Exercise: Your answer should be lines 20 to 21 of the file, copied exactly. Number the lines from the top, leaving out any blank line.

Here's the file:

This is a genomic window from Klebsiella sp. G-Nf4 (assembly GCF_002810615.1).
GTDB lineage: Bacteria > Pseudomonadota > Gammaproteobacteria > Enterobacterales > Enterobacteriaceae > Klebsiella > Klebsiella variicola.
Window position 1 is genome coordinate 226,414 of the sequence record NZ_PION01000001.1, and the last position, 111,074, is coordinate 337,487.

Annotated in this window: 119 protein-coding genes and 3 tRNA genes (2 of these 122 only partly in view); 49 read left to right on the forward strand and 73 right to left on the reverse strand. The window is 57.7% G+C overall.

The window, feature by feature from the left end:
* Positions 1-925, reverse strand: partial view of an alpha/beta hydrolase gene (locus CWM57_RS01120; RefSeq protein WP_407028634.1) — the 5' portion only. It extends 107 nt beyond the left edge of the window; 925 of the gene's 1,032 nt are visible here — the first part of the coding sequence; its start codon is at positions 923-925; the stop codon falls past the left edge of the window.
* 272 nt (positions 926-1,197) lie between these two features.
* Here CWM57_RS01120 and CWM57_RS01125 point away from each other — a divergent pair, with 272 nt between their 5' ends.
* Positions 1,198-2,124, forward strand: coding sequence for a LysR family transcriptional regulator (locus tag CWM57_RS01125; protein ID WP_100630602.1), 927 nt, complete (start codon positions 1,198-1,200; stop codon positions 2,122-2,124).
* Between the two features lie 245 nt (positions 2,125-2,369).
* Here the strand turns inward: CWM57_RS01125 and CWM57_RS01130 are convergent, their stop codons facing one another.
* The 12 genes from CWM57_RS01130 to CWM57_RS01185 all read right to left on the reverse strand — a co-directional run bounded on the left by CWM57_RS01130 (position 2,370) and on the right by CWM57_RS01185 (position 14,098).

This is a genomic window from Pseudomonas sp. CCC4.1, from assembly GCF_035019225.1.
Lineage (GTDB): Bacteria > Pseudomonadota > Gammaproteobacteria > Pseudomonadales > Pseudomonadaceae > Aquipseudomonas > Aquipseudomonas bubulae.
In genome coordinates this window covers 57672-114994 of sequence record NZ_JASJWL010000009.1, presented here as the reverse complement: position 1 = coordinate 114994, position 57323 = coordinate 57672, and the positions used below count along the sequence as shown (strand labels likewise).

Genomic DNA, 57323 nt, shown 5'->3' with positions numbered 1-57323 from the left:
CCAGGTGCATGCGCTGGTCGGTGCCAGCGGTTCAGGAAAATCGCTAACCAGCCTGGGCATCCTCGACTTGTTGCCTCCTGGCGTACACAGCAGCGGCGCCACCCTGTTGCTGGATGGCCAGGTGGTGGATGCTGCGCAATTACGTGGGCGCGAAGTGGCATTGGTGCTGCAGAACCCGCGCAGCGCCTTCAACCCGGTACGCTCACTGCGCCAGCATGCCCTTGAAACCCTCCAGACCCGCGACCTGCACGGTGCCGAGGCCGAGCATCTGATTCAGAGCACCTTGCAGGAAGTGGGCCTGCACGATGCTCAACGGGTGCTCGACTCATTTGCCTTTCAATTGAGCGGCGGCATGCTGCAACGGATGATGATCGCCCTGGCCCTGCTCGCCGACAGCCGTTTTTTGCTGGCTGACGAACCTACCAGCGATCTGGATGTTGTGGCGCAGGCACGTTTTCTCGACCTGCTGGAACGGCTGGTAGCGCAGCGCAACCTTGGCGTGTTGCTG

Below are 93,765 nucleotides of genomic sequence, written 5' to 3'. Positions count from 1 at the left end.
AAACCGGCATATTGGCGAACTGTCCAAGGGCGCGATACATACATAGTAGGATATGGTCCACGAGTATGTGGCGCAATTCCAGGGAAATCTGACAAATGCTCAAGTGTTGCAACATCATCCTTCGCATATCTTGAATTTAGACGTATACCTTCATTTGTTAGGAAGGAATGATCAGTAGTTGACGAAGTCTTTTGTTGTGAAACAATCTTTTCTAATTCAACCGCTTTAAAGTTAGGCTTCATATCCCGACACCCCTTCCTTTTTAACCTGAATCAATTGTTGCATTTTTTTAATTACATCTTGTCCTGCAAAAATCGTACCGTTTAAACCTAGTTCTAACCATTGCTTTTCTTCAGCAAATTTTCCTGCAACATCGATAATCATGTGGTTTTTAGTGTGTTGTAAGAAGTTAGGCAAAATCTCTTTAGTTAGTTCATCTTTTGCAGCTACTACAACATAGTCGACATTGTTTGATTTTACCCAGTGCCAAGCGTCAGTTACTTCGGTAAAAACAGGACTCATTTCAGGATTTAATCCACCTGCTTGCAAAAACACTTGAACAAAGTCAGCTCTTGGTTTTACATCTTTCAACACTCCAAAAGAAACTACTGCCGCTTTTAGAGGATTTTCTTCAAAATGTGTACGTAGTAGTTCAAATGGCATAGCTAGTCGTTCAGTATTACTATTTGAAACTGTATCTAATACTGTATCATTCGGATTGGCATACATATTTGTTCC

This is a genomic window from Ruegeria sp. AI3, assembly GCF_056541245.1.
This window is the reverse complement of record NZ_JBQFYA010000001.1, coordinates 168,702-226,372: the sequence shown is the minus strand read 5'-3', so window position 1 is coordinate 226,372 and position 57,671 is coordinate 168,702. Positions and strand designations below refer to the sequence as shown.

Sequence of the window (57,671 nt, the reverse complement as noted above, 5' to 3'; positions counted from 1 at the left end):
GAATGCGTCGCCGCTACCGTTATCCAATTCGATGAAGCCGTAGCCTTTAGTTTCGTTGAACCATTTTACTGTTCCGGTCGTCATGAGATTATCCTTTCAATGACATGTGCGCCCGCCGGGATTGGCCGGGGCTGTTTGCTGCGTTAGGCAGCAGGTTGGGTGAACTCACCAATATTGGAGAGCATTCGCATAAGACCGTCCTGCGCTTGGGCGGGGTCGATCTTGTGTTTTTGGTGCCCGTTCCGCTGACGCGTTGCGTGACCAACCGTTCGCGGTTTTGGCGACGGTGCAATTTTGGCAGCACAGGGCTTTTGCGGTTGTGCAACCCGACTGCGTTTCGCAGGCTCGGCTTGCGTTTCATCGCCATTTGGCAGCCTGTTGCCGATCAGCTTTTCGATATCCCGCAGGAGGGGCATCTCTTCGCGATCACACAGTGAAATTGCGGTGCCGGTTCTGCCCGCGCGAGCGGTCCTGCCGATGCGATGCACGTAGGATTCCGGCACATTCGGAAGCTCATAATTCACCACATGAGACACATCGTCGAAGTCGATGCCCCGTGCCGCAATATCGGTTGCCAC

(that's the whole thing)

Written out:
This is a genomic window from Ruegeria sp. AI3, assembly GCF_056541245.1.
This window is the reverse complement of record NZ_JBQFYA010000001.1, coordinates 168,702-226,372: the sequence shown is the minus strand read 5'-3', so window position 1 is coordinate 226,372 and position 57,671 is coordinate 168,702. Positions and strand designations below refer to the sequence as shown.